"The trouble is that we have a bad habit, encouraged by pedants and sophisticates, of considering happiness as something rather stupid. Only pain is intellectual, only evil interesting. This is the treason of the artist: a refusal to admit the banality of evil and the terrible boredom of pain. But to praise despair is to condemn delight, to embrace violence is to lose hold of everything else. We have almost lost hold; we can no longer describe a happy man, nor make any celebration of joy."
Ursula Kroeber Leguin, allow me to introduce a national treasure. Her site opens with a map of Earthsea, a realm of enchantment I've spent many years visiting. I was delighted to see, at the lower left corner of the map, a little spider with her thread running off the page and off the map............ah, yes, Ursula is a great Spider Woman indeed. She's probably been the greatest "Saga" in my life, the storyteller and weaver of words and worlds, whose worlds, and words, I've returned to again and again."The Ones Who Walk Away From Omelas", Ursula Leguin
There is a kind of synchronistic personal mythos in this for me. As a young art student at Berkeley, almost every day I trudged past the Anthropology exhibits, fascinated by the magical arrowheads and woven fabric in display cases, on my way to the painting studios in Kroeber Hall. Kroeber Hall was named after her famous father, anthropologist Alfred L. Kroeber. I was not to discover Ursula Leguin's worlds until many years later - but in every novel, I always see the eye of the anthropologist's daughter, creator of the star wide "Ecumen", with it's many complex cultures. Alfred L. Kroeber is especially known for his study of Ishi, the last survivor of the California Yana. Ishi's story was told by Ursula's mother, the writer Theodora Kroeber, in her famous book Ishi In Two Worlds.
"We are volcanoes. When we women offer our experience as our truth, as human truth, all the maps change. There are new mountains" ....Ursula K. Leguin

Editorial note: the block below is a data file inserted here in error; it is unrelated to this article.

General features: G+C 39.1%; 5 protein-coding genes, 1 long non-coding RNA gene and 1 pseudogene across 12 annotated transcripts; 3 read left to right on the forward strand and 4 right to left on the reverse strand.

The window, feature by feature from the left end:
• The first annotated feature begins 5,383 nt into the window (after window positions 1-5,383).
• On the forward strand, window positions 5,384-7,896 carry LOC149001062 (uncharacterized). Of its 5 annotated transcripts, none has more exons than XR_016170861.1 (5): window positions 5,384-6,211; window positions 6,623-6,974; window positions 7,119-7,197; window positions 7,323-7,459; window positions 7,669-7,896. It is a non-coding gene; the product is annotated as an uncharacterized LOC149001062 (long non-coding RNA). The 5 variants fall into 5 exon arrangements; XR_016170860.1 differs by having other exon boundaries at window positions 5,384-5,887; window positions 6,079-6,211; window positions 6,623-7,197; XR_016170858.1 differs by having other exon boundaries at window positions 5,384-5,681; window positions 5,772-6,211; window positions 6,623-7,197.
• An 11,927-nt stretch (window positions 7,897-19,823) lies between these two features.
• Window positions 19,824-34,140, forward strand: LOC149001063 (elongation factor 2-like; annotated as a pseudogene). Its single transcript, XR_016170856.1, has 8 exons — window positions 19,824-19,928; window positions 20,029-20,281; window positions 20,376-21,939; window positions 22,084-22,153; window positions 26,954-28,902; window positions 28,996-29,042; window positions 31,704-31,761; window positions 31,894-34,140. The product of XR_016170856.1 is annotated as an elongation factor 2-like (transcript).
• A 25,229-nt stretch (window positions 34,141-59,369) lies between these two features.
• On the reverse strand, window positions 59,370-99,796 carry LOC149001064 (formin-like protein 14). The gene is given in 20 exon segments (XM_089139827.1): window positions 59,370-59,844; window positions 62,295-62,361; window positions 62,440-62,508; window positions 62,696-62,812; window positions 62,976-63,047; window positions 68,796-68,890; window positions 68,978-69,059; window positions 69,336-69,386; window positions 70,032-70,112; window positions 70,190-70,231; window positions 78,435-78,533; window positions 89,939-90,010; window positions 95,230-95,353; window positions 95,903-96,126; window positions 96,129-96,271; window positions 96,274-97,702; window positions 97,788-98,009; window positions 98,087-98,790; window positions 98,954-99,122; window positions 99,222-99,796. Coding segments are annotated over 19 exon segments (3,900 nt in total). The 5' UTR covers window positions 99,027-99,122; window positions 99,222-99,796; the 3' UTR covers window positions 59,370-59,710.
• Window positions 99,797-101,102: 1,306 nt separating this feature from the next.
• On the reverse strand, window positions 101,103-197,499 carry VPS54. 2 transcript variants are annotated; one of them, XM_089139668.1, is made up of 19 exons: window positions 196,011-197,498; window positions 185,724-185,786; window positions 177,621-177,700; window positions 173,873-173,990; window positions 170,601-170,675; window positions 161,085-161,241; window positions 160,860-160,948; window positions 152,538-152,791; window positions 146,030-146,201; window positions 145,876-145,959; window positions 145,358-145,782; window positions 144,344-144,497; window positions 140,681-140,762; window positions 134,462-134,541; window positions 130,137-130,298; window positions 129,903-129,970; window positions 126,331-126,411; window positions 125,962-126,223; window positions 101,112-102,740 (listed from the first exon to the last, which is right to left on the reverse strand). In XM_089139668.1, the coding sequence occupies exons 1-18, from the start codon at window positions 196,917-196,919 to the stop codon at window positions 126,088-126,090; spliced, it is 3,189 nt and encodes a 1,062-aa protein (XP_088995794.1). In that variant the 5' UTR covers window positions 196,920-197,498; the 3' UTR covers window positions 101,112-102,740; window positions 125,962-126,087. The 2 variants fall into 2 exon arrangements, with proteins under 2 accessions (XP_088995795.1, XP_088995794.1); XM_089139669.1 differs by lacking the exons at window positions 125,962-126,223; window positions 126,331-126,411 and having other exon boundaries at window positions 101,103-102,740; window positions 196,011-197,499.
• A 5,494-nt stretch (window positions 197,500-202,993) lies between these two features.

Reading "Buffalo Gals and Other Animal Presences", or "Always Coming Home", or for that matter all of her stories, I always see the anthropologist's daughter, her profound respect and understanding for lost worlds of people like the Yahi, and her insight into the complexity, creativity, and infinate possibilitiy of human cultures.
One of my favorite stories of all time is "May's Lion". Here the author contrasts the stories of two old women, living alone, but in different eras. Each is visited by a dying mountain lion. "May" lives out on the edge of some small town, perhaps in California. She talks to her cow, she loves her bit of land. "Rain's End" lives in another time. The lion has come to both old women to die. Rain's End knows this, and sits with the lion, offering prayers for it's journey into the next world. May also sits with the lion, transcending her fear. But her grandson arrives and shoots the lion. In some way she cannot fully understand, May knows something important has been lost.
"There are no right answers to wrong questions." ...Ursula K. Leguin
To add a footnote to (my own story) I returned to Berkeley to open a gallery in 1998, and became friends with Arjuna, a storyteller and Tuva singer who had opened a performance space just a block away. He created a powerful play and songs based on the story of Ishi, and for years gave performances on the anniversary of his death. Arjuna continues to make his wonderful music in the California desert (for information visit his website Harmonic Fuzion). When I left Berkeley in 2000, he gave me a tape of "Ishi" and a Tibetan singing bowl, and I left him a copy of "Always Coming Home", by the daughter of the man and woman who inspired his music.
Circles. Sometimes I wonder, how are the stories we love and the stories we end up living really separate?
"The only thing that makes life possible is permanent, intolerant uncertainty: not knowing what comes next" ......Ursula K. Leguin